Many of these documents being drawn out, messengers were despatched with them to Bruce's friends throughout the country, and he and his followers rode to Lochmaben.
Archie Forbes went north to his own estate, and at once gave notice to his retainers to prepare to take the field, and to march to Glasgow, which Bruce had named as the rendezvous for all well disposed towards him. From time to time messages came from Bruce, telling him that he was receiving many promises of support; the whole of the vassals of Annandale and Carrick had assembled at Lochmaben, where many small landowners with their retainers also joined him. As soon as his force had grown to a point when he need fear no interruption on his march toward Glasgow, Bruce left Lochmaben. On his way he was joined by the first influential nobleman who had espoused his cause; this was Sir James Douglas, whose father, Sir William, had died in an English prison. At the time of his capture his estates had been bestowed by Edward upon Lord Clifford, and the young Douglas, then but a lad, had sought refuge in France. After a while he had returned, and was living with Lamberton, Bishop of St. Andrews, who had been one of Wallace's most active supporters.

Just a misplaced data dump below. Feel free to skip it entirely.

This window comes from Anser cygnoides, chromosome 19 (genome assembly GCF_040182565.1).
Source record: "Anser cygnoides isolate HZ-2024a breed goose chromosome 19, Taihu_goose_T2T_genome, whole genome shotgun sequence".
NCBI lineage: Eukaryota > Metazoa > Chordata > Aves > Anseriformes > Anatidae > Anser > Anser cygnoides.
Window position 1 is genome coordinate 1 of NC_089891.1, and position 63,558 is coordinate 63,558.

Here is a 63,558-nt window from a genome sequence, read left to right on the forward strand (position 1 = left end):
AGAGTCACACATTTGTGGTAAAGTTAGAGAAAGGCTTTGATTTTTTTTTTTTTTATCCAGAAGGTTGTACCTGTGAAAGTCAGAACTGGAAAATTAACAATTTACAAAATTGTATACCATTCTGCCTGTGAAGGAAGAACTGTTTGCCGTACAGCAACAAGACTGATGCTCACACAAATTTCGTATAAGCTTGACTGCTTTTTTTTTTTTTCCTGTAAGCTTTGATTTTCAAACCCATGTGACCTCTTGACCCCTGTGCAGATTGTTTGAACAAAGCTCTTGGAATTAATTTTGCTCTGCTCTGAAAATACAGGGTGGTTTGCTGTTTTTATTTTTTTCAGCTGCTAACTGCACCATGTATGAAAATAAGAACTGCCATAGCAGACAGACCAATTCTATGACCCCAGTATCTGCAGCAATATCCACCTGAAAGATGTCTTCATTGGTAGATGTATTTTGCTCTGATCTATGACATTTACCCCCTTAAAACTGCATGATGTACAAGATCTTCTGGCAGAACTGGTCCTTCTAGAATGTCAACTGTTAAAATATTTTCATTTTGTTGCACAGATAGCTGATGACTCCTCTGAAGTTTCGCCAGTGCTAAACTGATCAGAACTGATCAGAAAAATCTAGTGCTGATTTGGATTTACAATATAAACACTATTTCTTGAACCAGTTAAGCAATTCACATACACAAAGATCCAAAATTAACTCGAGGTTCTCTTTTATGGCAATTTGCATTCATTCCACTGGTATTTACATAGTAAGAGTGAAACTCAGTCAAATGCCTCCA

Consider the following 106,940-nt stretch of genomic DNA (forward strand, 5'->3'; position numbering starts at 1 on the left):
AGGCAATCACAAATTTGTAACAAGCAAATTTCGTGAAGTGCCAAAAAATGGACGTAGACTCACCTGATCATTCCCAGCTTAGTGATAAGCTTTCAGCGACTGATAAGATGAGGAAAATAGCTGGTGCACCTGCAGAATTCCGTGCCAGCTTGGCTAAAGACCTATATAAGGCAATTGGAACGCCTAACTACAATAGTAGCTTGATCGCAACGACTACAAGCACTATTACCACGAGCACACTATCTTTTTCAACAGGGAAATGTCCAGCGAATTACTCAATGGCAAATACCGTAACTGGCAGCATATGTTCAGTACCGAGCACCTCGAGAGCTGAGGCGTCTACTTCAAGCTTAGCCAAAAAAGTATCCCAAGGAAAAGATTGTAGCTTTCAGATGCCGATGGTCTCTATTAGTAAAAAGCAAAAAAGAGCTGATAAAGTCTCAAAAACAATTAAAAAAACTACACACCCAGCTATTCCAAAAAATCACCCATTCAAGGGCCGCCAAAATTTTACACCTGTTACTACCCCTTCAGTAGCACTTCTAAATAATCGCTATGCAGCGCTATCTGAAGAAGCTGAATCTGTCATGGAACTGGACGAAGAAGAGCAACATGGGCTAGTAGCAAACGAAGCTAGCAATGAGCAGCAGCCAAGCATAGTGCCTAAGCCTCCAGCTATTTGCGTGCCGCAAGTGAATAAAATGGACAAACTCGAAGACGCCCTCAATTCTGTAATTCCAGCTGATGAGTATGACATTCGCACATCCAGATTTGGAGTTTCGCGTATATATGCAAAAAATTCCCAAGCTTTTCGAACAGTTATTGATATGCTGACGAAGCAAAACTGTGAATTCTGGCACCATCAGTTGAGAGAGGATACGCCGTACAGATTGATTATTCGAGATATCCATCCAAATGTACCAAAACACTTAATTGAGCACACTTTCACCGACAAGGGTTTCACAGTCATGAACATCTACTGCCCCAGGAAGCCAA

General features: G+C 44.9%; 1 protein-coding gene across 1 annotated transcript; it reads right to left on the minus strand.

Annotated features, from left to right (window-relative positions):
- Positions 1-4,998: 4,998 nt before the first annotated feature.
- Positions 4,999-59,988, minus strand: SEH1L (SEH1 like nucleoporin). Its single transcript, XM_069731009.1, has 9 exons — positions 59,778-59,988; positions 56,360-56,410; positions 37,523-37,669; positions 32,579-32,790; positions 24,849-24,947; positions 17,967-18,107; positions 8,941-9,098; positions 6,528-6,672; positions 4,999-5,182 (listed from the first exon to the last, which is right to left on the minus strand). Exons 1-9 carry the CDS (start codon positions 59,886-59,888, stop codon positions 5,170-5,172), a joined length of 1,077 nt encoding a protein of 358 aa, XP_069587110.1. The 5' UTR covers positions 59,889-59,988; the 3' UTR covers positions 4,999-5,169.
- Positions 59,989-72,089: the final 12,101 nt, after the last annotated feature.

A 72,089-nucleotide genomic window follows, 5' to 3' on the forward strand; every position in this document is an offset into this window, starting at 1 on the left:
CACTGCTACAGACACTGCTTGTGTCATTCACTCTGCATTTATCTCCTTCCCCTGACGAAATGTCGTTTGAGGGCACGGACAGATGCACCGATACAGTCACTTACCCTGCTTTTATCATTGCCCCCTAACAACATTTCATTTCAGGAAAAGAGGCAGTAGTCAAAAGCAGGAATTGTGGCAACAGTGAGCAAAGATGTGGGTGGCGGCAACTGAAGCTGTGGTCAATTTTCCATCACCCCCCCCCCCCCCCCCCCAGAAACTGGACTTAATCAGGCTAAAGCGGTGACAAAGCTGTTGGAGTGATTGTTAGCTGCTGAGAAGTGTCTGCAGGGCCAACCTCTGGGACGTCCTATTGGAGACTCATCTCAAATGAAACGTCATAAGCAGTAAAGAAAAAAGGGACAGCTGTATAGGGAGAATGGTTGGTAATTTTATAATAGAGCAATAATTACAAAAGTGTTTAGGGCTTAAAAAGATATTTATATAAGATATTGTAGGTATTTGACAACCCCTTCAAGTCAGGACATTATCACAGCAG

The young Douglas, on receiving the news that Bruce was marching north, at once mounted, rode off, and joined him. He was joyfully received by Bruce, as not only would his own influence be great among his father's vassals of Douglasdale, but his adhesion would induce many others to join. Receiving news of Bruce's march, Archie moved to Glasgow with his retainers. The English garrison and adherents in Glasgow fled at his approach. Upon arriving there Bruce solemnly proclaimed the independence of Scotland, and sent out notices to all the nobles and gentry, calling upon them to join him.
Fortunately the Bishop of St. Andrews, and Wishart, Bishop of Glasgow, another of Wallace's friends, at once declared strongly for him, as did the Bishop of Moray and the Abbot of Scone. The adhesion of these prelates was of immense importance to Bruce, as to some extent the fact of their joining him showed that the church felt no overwhelming indignation at the act of sacrilege which he had committed, and enabled the minor clergy to advocate his cause with their flocks.